Sherrill: No labels, or--
Clinton: Yeah, no labels, and all of it.
Sherrill: Most people do say that you're an amalgam--
Clinton: Yeah, they do say that. And yet, the political system, and the reporting of it, keeps trying to force us back into the boxes, it's so much easier to talk about, you don't have to think so much if you just fall back on the old Republican versus Democrat, liberal versus conservative mindset. It's a big disservice to all of us in the process that we're trying to go through trying to figure out how to make sense out of responsibility at an individual and personal level, and how do you support it, instead of saying it's one or the other.
Sherrill: You also stumbled upon Saul Alinsky, at some point in college?
Clinton: It was interesting, because I was looking around for a senior thesis subject, and I was very interested in the proper balance between government programs and community responsibility. And what Alinsky was doing was so interesting to me because he was trying to organize people on the grassroots level, sometimes in opposition to the programs of the Great Society that were trying to help them. I thought it was a terrific kind of case study for the tensions between making people independent and dependent, which you could very easily argue were the kind of conflicts that were going on. And so I read what he had written, and I met him, and I talked to people about him, and I wrote a senior thesis in which I basically argued that he was right in some respects to be against what called then 'The Welfare Files' and even at that early stage, I was against these people who came up with these government programs that were more supporting of the bureaucracy than actually helping people. I've been on this schtick for 25 years, and I really enjoyed getting to meet him because he was a real character, he was a radical. And I talked with Senator Moynihan about him because Senator Moynihan knew him very well. He and Senator Moynihan had very hard-fought but mutually respectful battles about all of these issues. In fact, we had a very nice conversation about Saul Alinksy, because Moynihan is one of the few people who I know now who knew him. So I loved talking to him about that. But that's what I was trying to work out in my own mind, I mean, people have to take responsibility for themselves, they cannot expect the government to come in and make their lives better. But they can expect the government to make conditions in which that responsibility is more likely to be rewarded than penalized. So that's a continuing refrain for me, and he helped me a lot with that.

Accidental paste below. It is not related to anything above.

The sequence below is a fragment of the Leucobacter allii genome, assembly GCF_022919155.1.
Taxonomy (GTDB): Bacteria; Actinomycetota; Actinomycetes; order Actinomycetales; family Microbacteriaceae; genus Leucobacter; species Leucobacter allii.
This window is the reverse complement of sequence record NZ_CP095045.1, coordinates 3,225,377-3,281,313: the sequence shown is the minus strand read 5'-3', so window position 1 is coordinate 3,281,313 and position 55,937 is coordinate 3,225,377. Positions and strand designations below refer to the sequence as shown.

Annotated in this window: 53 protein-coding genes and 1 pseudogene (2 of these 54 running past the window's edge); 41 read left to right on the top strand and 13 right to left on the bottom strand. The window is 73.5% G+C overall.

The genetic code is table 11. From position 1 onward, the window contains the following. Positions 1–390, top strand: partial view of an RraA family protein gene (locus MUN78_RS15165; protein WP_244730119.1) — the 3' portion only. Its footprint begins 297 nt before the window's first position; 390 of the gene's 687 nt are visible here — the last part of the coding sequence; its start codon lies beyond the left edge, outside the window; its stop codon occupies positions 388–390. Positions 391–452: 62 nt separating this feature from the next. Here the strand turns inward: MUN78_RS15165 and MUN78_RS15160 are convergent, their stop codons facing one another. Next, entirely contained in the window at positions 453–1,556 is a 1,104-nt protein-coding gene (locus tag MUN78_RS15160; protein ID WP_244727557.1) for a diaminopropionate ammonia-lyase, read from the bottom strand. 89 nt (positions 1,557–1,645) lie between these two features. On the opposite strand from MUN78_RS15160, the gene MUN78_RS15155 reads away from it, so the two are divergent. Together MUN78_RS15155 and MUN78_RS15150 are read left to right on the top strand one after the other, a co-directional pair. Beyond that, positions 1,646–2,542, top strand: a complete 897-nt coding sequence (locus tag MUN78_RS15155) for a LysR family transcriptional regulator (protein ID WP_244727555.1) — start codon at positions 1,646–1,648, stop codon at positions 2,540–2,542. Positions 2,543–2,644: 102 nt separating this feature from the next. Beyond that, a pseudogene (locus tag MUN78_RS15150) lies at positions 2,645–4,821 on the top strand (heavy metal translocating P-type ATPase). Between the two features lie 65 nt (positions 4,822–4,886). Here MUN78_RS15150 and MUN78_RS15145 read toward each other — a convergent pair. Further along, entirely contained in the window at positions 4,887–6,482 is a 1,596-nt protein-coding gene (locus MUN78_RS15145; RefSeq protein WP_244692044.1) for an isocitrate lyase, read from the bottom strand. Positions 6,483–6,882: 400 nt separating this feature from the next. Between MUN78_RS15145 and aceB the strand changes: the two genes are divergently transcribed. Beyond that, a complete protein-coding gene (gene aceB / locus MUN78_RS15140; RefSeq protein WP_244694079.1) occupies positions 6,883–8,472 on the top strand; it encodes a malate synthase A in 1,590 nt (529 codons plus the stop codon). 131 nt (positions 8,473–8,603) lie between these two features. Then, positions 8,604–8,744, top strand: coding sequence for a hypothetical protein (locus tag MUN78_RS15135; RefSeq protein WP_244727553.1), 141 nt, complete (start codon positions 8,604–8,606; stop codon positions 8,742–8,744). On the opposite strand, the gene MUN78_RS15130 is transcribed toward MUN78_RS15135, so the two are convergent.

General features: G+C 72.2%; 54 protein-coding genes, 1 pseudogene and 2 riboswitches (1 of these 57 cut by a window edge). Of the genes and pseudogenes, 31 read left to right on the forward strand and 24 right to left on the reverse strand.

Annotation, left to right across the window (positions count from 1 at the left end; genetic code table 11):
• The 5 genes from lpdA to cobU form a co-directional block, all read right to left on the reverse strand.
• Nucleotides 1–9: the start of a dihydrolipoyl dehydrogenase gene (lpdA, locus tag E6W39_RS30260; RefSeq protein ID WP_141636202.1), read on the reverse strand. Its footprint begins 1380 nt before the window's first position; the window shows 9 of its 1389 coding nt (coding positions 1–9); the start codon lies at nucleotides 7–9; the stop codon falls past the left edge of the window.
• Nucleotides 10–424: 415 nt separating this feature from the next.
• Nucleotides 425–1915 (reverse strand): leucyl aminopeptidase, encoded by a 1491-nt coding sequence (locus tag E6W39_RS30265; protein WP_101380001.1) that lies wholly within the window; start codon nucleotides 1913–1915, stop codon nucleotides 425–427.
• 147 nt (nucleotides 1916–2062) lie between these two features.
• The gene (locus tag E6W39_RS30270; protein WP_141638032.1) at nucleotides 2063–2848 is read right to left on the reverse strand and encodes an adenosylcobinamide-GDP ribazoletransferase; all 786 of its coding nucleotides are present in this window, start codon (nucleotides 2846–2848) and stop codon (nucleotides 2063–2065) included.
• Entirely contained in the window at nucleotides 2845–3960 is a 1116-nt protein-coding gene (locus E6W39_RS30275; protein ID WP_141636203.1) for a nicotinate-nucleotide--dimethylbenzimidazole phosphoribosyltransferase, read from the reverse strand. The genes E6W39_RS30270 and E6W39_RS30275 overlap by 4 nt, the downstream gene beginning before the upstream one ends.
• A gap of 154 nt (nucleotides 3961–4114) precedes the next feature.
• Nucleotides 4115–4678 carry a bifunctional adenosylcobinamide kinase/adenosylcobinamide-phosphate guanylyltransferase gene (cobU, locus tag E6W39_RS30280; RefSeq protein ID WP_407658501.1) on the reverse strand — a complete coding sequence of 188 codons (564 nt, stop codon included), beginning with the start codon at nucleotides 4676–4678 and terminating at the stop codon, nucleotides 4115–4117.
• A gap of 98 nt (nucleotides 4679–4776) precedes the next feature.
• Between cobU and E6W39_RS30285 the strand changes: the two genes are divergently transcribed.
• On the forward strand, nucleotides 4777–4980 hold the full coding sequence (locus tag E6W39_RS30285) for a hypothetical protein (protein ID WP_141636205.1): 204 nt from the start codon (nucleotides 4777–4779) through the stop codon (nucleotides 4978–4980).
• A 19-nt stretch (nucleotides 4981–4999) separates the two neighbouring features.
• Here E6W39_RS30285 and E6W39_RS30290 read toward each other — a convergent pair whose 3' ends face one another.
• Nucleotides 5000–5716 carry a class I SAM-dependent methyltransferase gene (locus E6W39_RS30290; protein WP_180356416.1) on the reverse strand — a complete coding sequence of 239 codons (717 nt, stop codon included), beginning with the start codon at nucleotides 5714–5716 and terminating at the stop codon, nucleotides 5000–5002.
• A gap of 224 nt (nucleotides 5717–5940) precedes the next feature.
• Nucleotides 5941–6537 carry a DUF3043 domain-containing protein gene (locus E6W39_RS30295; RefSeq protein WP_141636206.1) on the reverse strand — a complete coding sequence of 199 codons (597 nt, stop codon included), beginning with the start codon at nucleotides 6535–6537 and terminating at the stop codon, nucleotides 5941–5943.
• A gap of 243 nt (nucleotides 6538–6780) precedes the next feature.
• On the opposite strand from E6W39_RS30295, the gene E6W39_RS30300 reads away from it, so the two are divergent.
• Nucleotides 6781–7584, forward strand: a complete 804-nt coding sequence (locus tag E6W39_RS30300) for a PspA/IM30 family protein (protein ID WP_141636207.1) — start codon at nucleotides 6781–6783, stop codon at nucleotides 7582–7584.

Sherrill: I read a story in the Boston Globe about your time at Wellesley--
Clinton: I haven't seen that, I need to see that--
Sherrill: And there's a story about how you took a black woman to church with you, one of your first weeks at Wellesley. And I'm thinking, in retrospect, if that seemed a daring thing to have done or --
Clinton: You know, when I got to Wellesley, I had never had any relationship with any black person my age except through school exchanges or my church work. And I was exhilarated by my friendships with all sorts of people. That was one of the experiences that Wellesley gave me, and I don't think we even thought about it, but a friend of mine and I went to church together one Sunday and didn't realize that what we were doing was considered unusual, and it was such a telling moment for me, because I'd not gone to school with any black kids, I'd not gone to church with any black kids, and what seemed at the time then so natural, that here was this friend of mine and we were going to go to church together, would be viewed as unusual was one of those real "click" experiences that you have in your life. Looking back on in now, I guess it would still be unusual for some people in some parts of our country. Churches on --
Sherrill: Somebody said it's the most segregated hour of--
Clinton: That's right.
Sherrill: I wanted to talk to you just a little bit about your church life. Did you go to church through college or at Yale?
Clinton: I went sporadically when I was in college and in grad school. I'd got to chapel at Wellesley and I'd go into town at Wellesley on occasion, and the same at Yale. I'd go to chapel or, I'd go to--there were a couple of small churches in New Haven that I really liked. There was a really small, beautiful episcopal church that I'd liked to go to.
Sherrill: You shopped around, or--